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This is a basic guide to the guitar work of Mr. Squire. The goal is to present useful information about the equipment Squire uses and, as comprehensively as possible, a collection of tablatures of his songs which is presented on the Songbook page. It is by no means a complete listing of "all things John Squire", but a starting point for the guitar player interested in playing some of his songs.

This Guitar page is a brief listing of equipment used over the years, and some related matters. The equipment and tablatures found on the Songbook page should set you on the right path mimicking his fiery fretworks.

  1. Introduction : Equipment
  2. Electric Guitars
  3. Acoustic Guitars
  4. Amplifiers
  5. Effects
  6. Equipment shown on The Stone Roses album sleeve
  7. Capo Positions
  8. Interviews and Articles on Guitar Related Matters

Introduction : Equipment

The following list of equipment does not intend to be a complete listing of every piece John Squire has used. Instead, it is a guide to help create some of the tones and sounds that Squire does. Also, since the finances and talents of Mr. Squire, compared to the rest of the populace, are great, the sound he gets is going to vary from song to song on the albums, and from live recording to live recording. So, use this as a guide and you shall be all the wiser for it. You’re mileage may vary, but this is a good start.

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Electric Guitars

Gibson Les Paul (Standard, Custom, and "Black Beauty" Models have been used)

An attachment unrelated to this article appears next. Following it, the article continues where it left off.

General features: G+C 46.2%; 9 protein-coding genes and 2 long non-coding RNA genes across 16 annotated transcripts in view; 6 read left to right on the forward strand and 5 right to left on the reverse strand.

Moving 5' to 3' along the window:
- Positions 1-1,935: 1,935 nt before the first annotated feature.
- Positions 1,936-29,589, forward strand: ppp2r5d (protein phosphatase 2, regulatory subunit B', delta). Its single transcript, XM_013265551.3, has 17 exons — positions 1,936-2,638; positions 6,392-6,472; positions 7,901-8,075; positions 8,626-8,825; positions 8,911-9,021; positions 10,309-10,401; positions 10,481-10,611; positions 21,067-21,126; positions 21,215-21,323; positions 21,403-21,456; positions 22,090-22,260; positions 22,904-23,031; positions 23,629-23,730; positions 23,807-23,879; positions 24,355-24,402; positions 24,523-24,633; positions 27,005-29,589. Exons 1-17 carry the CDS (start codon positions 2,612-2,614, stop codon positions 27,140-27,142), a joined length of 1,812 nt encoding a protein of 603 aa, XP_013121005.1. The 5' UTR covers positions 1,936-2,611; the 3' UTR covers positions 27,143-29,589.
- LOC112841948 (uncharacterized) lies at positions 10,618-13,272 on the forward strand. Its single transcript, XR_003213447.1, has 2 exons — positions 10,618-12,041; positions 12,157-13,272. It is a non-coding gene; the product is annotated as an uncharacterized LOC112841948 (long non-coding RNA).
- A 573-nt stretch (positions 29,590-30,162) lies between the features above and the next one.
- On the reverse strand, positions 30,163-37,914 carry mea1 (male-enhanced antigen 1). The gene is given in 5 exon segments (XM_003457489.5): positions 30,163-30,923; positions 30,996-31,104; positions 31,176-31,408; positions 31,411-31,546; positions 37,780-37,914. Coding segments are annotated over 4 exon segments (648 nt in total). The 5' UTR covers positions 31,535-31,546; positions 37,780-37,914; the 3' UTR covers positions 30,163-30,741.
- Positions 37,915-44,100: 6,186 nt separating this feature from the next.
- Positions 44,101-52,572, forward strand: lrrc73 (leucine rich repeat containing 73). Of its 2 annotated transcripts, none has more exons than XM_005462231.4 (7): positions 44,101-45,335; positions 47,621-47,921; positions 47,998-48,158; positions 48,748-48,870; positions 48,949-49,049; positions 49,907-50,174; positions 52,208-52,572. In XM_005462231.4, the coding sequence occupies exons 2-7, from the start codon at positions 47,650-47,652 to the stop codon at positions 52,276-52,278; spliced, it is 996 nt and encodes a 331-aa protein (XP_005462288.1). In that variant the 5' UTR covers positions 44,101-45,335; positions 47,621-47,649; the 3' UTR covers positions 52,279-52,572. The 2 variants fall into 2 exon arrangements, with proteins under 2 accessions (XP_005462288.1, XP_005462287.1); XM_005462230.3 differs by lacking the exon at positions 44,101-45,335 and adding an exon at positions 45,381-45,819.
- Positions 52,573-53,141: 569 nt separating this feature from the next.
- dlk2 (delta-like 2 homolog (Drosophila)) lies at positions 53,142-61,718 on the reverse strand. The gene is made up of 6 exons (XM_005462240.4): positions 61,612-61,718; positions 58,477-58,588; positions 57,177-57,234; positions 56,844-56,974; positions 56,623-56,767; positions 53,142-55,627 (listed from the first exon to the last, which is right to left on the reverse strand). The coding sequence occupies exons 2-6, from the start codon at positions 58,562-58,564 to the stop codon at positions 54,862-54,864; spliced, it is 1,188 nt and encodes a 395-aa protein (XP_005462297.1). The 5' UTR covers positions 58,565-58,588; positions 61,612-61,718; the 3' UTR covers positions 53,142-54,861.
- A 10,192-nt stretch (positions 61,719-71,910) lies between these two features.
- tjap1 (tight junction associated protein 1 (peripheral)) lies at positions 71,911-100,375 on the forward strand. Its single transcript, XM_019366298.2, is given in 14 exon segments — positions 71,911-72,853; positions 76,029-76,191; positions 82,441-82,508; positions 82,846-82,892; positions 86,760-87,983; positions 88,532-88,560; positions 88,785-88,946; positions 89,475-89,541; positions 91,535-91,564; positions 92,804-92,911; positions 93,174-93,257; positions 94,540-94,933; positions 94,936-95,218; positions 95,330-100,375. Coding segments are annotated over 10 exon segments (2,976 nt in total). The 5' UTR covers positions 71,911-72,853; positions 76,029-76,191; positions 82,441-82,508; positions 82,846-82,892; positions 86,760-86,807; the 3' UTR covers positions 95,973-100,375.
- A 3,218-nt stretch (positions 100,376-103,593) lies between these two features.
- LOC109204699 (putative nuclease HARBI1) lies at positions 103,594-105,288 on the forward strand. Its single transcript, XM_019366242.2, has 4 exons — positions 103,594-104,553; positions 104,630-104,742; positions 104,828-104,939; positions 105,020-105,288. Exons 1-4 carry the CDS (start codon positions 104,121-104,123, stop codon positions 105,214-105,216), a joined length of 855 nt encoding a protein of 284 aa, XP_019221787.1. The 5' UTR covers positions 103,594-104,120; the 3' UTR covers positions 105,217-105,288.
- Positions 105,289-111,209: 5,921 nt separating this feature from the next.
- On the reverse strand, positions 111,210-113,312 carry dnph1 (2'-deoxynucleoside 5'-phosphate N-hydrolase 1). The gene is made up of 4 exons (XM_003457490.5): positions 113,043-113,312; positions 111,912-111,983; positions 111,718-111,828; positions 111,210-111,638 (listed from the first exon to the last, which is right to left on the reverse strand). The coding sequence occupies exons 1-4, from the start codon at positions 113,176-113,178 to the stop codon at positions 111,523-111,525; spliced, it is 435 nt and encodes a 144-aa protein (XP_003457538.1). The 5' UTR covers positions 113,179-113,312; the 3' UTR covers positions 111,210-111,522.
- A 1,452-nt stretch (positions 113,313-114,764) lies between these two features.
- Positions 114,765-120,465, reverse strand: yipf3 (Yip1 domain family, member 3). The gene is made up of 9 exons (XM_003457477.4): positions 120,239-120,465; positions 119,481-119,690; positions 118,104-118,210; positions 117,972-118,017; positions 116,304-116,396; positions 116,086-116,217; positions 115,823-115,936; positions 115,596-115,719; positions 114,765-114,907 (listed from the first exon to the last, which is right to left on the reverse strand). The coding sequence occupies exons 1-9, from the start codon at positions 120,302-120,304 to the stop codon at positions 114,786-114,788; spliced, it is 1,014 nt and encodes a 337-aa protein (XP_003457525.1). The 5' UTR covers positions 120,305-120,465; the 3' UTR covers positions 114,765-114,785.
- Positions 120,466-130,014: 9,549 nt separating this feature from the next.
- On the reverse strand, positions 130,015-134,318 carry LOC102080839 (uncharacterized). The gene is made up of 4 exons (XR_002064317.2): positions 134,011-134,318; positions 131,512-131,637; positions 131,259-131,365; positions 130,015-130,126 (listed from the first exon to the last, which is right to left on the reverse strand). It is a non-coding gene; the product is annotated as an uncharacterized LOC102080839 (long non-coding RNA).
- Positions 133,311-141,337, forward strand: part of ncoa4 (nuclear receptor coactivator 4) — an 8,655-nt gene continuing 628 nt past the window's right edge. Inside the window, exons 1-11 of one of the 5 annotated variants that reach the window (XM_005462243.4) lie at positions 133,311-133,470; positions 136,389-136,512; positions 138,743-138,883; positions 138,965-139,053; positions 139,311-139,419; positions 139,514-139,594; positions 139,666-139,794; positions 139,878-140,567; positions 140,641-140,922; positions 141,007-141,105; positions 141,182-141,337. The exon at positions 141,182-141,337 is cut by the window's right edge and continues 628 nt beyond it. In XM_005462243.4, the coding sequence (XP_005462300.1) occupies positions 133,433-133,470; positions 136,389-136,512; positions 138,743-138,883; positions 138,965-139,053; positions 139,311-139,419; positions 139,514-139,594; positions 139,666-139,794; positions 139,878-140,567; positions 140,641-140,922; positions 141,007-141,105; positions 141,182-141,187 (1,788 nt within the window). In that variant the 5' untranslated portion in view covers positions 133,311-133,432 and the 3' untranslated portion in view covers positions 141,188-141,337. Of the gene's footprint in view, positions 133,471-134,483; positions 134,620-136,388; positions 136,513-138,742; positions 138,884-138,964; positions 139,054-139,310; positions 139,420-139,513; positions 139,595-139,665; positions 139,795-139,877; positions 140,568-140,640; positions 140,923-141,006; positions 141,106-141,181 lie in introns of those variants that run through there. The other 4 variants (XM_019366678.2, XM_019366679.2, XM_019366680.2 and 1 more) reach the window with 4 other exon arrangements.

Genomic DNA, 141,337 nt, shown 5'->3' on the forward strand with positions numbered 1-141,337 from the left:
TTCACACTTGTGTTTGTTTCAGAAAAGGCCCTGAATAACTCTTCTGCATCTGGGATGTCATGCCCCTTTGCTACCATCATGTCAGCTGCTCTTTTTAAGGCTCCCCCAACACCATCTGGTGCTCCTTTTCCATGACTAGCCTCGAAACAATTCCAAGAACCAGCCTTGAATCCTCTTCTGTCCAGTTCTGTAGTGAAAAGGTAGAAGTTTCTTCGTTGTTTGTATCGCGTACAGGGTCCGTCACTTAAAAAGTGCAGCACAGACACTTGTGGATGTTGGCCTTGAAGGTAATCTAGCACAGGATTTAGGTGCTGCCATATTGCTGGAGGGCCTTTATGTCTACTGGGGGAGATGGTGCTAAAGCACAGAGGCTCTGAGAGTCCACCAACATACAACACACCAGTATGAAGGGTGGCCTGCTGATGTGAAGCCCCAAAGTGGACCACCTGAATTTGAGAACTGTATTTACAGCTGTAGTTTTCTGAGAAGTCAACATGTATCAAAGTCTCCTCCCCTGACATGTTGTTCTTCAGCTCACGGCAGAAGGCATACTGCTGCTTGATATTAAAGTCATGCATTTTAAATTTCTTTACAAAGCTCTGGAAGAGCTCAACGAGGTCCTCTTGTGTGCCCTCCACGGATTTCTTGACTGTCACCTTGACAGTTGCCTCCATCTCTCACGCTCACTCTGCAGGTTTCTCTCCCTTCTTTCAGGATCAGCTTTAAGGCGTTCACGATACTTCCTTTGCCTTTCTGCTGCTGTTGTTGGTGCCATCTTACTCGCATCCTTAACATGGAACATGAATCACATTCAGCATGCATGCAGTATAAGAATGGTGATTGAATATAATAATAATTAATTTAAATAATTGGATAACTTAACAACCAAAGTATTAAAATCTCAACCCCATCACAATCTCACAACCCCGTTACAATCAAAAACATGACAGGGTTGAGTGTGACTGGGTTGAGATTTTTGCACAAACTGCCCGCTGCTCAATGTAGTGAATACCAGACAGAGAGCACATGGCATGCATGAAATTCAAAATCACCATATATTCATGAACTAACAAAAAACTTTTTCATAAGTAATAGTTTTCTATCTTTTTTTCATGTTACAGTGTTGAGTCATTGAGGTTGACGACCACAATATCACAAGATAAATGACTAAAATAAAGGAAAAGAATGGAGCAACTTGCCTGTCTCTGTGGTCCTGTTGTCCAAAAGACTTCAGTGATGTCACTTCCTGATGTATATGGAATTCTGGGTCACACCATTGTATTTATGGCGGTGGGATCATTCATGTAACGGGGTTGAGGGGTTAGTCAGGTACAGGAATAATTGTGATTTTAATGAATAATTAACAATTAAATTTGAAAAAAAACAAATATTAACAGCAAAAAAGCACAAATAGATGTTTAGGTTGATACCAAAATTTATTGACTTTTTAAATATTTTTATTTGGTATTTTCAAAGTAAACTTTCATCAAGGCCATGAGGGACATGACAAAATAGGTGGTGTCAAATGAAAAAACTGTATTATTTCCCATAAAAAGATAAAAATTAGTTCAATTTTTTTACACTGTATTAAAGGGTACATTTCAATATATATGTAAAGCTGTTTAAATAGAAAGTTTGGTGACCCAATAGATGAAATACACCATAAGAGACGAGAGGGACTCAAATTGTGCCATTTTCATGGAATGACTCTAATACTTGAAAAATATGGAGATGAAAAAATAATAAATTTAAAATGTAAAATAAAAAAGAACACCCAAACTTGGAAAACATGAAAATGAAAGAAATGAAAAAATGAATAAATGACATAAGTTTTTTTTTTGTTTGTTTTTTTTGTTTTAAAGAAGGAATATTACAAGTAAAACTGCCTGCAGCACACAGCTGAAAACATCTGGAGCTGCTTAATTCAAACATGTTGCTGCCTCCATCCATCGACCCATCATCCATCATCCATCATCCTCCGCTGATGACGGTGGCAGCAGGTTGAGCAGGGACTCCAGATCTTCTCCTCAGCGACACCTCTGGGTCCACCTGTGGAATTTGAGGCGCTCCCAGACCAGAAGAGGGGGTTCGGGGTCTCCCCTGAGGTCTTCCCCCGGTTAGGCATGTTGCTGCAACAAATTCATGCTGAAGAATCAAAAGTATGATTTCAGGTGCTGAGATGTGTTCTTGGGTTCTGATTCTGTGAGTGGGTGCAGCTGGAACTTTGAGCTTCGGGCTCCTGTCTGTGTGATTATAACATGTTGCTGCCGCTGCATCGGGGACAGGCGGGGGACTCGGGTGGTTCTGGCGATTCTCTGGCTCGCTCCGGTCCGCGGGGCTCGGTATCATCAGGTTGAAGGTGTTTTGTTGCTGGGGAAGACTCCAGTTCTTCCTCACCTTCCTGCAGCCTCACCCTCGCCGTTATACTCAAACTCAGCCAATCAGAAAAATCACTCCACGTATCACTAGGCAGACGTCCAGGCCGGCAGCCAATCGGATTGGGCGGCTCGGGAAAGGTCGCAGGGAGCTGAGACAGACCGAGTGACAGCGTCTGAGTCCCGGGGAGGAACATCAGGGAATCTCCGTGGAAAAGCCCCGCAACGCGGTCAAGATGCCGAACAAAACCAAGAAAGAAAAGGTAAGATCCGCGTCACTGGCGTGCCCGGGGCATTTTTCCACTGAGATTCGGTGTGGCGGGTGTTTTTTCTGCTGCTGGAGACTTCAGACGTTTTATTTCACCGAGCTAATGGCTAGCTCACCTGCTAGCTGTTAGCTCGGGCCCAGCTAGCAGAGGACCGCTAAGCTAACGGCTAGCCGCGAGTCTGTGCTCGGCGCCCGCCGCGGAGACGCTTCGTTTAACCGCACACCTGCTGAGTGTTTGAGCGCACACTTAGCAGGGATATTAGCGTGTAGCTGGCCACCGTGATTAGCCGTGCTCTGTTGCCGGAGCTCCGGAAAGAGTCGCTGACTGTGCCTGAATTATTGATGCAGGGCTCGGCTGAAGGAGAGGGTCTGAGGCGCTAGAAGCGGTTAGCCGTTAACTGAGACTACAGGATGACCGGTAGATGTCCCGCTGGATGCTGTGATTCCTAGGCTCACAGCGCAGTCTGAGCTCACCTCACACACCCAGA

Gibson 335
Gretsch Country Gentleman
Heavily modified Fender Jaguar
Fender Stratocaster
painted hollow body; double f-hole (unknown model and manufacture; possibly never played on known recording)

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Acoustic Guitars

Takamine (unknown model)

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Silverface Twin Reverb--Seems to be the standard. Unknown as to the exact modifications, but rumored not to be standard. With or without master volume is still a question, but less of an issue with rumored modifications.
Other amps rumored to have been used :
Orange (unknown model)
Marshall (unknown model)
Fender Blackface Twin Reverb

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Fuzz Face
Alesis Quadraverb
Electro-Harmonix Electric Mistress flanger
Boss flanger
Ibanez Tube Screamer
Vox wah-wah
Zoom distortion unit
Maestro Echoplex
Watkins Copycat

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Equipment shown on The Stone Roses album sleeve

2 Silverface Twin Reverb amplifiers (Unknown if these are master volume or not; and what modifications)
1 Alesis Quadraverb
1 Gretsch Country Gentleman
1 double f-hole hallow bodied guitar with Pollock paint job (unknown manufacture, possible Gibson of some sort)
2 floor effects (possibly Boss manufacture, one a Boss flanger)
Fuzz Face

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Capo Positions

Elephant Stone - 1st fret
She Bangs the Drums - Open
Waterfall - 4th fret
Don't Stop (Spike Island) - 4th fret
Sugar Spun Sister - 2nd fret
Made of Stone - 2nd fret
This is the One - 2nd fret
The Hardest Thing in the World - 2nd fret
Going Down - 2nd fret
Mersey Paradise - 5th fret
Where Angel's Play - 2nd? fret

A lot of the old songs were written on the 2nd, so when in doubt try the 2nd. Also, ignore the Blackpool clips for Waterfall and I'm Standing Here on The Complete Stone Roses video, they took clips from a few different songs and put them together. Also, there are various tabs that recommend various capo positions; your mileage may vary.

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Interviews and Articles on Guitar Related Matters

Currently the only article "Guitar" has in it is from Total Guitar, Issue 4, March 1995. It has been edited for length and any content not relating in any way to Squire’s playing. The following are the relevant bits of the article, The Rise of the Roses.